When you enter into addiction treatment, you may encounter friends or family members who don’t understand what you’re doing or why you’re doing it. It’s important to remember how hard it was to take a step toward recovery, and it’s something to be proud of. As you progress in your recovery, you will find you can make choices and spend time with friends without constant fear of relapse.

If the world condemns addiction and shames those struggling with it, then won’t people be motivated to seek help? In reality, treatment motivated by shame often fails to endure while https://sober-house.org/ stigma can have a significant impact on one’s mental health. It lowers self-esteem, creates guilt, and leads to further substance abuse in order to mute these bad feelings.

Learn the truth about common myths surrounding addiction and recovery and find out how seeking help can lead to successful long-term recovery. If you or a loved one is struggling with addiction, you’ve probably heard a lot of well-meaning advice from people who don’t truly understand. This makes it difficult to sort out the facts about drug abuse from fiction. A common narrative, particularly for crack cocaine, is that you become addicted right away. In reality, although we haven’t been able to quantify exactly how addictive a drug is, we know drugs like crack cocaine are very dangerous and have a higher risk of addiction.

Myth: If a person has a family life and holds a stable job, they cannot have a drug or alcohol addiction.

In truth, anyone can struggle with addiction, no matter their race or background. If you or someone you love is struggling with addiction, you’ve probably found a lot of information and resources. A recognized leader in addiction medicine, Gateway Foundation’s programs are based on medical and psychological research but tailored to meet each patient’s unique needs and challenges.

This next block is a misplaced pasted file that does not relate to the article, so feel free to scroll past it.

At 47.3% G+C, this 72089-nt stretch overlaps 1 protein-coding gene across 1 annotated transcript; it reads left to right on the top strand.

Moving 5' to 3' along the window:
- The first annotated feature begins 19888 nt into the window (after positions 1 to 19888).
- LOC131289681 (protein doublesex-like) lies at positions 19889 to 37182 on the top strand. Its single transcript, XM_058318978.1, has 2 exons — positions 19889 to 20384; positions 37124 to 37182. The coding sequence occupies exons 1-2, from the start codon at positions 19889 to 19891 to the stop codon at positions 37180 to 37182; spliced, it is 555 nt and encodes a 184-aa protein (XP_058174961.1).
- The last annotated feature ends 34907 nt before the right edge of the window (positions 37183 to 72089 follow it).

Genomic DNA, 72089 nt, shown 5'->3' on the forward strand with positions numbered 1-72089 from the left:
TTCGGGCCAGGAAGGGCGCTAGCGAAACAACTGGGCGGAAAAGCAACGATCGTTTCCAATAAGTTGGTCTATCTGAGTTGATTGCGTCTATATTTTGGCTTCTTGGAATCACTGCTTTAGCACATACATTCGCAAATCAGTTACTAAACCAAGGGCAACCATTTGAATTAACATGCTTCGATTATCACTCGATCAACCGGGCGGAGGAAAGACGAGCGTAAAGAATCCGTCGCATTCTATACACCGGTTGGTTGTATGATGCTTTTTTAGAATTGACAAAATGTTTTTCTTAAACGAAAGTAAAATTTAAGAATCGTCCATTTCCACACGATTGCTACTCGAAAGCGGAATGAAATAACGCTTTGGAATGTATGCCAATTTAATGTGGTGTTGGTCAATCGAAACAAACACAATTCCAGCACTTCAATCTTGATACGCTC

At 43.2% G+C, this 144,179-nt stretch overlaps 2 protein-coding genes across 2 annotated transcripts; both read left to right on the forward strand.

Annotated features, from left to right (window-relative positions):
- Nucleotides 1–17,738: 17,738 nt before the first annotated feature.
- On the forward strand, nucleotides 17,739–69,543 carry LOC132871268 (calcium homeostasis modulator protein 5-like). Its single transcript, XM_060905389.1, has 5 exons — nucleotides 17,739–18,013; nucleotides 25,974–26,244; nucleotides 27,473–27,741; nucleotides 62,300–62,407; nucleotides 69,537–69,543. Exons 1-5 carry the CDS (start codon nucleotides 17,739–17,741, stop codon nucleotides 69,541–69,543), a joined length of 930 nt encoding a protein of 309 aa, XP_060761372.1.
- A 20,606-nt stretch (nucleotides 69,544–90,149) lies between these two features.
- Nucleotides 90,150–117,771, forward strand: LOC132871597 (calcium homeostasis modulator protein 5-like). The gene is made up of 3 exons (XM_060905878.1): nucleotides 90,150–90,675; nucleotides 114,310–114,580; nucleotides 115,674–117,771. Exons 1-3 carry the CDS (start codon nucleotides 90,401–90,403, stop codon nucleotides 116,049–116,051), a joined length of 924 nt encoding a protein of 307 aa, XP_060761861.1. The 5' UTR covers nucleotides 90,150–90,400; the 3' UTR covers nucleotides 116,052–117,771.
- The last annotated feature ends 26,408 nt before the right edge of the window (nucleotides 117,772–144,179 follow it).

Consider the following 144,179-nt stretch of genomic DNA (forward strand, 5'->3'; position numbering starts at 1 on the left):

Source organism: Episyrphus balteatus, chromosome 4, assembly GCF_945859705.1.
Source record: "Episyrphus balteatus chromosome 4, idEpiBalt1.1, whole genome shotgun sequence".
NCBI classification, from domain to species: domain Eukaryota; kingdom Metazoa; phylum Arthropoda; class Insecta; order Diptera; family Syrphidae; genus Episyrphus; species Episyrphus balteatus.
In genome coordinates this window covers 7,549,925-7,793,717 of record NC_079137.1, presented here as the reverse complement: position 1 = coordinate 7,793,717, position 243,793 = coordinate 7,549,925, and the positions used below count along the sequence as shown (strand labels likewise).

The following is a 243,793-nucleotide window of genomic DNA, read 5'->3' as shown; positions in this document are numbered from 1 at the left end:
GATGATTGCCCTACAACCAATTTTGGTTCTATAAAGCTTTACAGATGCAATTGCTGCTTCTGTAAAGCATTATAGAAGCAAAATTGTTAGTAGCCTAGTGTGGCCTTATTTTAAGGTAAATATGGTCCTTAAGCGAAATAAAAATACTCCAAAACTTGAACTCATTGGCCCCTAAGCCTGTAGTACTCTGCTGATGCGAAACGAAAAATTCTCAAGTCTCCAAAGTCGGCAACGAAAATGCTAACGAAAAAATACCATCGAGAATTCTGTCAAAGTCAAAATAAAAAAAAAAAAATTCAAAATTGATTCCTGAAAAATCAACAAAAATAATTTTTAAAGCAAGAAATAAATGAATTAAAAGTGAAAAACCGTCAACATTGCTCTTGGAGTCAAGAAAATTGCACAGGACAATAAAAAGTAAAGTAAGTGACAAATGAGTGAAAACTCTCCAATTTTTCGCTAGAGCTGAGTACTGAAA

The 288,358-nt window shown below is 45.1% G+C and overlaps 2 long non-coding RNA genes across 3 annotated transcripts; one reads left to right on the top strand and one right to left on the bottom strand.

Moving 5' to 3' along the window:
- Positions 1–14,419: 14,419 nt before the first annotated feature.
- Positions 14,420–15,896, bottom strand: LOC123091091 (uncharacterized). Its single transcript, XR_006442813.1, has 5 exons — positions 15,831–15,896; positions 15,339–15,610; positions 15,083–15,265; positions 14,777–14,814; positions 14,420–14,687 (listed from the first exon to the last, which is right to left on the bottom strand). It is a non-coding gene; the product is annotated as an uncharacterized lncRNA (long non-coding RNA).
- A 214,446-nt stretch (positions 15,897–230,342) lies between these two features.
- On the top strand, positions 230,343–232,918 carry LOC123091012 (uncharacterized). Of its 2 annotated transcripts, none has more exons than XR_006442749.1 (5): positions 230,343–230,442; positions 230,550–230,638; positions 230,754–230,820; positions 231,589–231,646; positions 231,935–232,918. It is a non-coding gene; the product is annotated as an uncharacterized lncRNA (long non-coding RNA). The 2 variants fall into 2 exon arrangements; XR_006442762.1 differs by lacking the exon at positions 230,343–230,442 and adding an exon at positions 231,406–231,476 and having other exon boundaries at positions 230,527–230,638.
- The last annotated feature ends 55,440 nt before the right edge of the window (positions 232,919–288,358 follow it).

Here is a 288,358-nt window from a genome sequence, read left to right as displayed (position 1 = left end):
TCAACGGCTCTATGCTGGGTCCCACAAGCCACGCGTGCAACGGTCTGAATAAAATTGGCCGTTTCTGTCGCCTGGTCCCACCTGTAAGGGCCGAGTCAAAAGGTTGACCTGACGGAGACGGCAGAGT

From there, professionals will work with the person to design an effective treatment plan that is tailored to their medical history, substance habits, mental health, and goals for recovery. This is a myth because all types of addiction are dangerous to a person’s mental and physical health regardless of the substance. It’s a harmful ideology because society encourages excessive alcohol consumption during social events. Prolonged alcohol abuse can lead to serious health complications, overdose, and even death in the same way that heroin or opioid addiction can. Furthermore, detoxing from substances due to chemical dependency is an incredibly unpleasant process with dangerous withdrawal symptoms that are worsened the longer a person waits. The “rock bottom” concept isn’t a medical term and doesn’t apply to other medical issues such as cancer or diabetes, so it should never be in the conversation when encouraging recovery.

How Science Has Revolutionized the Understanding of Drug Addiction

Going through medically supervised and assisted withdrawal does not diminish your progress toward sobriety. When someone refers to quitting drugs or alcohol “cold turkey,” they mean they plan to quit abruptly without the help of medication or assistance from experienced medical personnel. Someone who chooses to address their addiction this what does laced weed look like way typically attempts to stop using drugs or alcohol at home by themselves. Deciding to enter an addiction recovery program is courageous because it’s about more than just sharing your feelings or finding the willpower to quit using. Addiction recovery addresses your physical, mental and emotional needs, and that requires effort.

The cost of rehab with insurance can be much more affordable than paying on your own. Even if your insurance won’t cover drug rehab, some recovery centers offer financial aid or payment programs. Your employer may be willing to help with costs, or a family member may be able to help. The long-term costs of addiction are far greater than the short-term costs of medical treatment.